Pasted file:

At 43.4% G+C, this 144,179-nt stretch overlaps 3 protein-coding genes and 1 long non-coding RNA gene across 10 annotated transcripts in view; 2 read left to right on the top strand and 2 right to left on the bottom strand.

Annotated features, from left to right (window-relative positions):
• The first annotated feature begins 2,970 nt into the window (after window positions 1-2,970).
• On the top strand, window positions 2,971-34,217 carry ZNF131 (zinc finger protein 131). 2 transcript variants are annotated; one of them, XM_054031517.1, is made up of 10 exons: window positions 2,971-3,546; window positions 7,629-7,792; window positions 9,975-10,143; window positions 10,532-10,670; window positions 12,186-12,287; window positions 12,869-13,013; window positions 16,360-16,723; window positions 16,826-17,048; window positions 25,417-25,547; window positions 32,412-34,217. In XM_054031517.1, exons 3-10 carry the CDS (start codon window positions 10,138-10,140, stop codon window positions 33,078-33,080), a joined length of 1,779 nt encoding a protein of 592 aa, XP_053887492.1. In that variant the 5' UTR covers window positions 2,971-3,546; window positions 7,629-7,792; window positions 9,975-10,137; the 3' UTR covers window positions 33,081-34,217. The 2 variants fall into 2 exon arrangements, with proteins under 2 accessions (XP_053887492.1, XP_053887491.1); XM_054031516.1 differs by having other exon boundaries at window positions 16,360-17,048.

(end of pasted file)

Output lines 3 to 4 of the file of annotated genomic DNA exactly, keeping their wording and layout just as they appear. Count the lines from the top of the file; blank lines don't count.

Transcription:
• The first annotated feature begins 2,970 nt into the window (after window positions 1-2,970).
• On the top strand, window positions 2,971-34,217 carry ZNF131 (zinc finger protein 131). 2 transcript variants are annotated; one of them, XM_054031517.1, is made up of 10 exons: window positions 2,971-3,546; window positions 7,629-7,792; window positions 9,975-10,143; window positions 10,532-10,670; window positions 12,186-12,287; window positions 12,869-13,013; window positions 16,360-16,723; window positions 16,826-17,048; window positions 25,417-25,547; window positions 32,412-34,217. In XM_054031517.1, exons 3-10 carry the CDS (start codon window positions 10,138-10,140, stop codon window positions 33,078-33,080), a joined length of 1,779 nt encoding a protein of 592 aa, XP_053887492.1. In that variant the 5' UTR covers window positions 2,971-3,546; window positions 7,629-7,792; window positions 9,975-10,137; the 3' UTR covers window positions 33,081-34,217. The 2 variants fall into 2 exon arrangements, with proteins under 2 accessions (XP_053887492.1, XP_053887491.1); XM_054031516.1 differs by having other exon boundaries at window positions 16,360-17,048.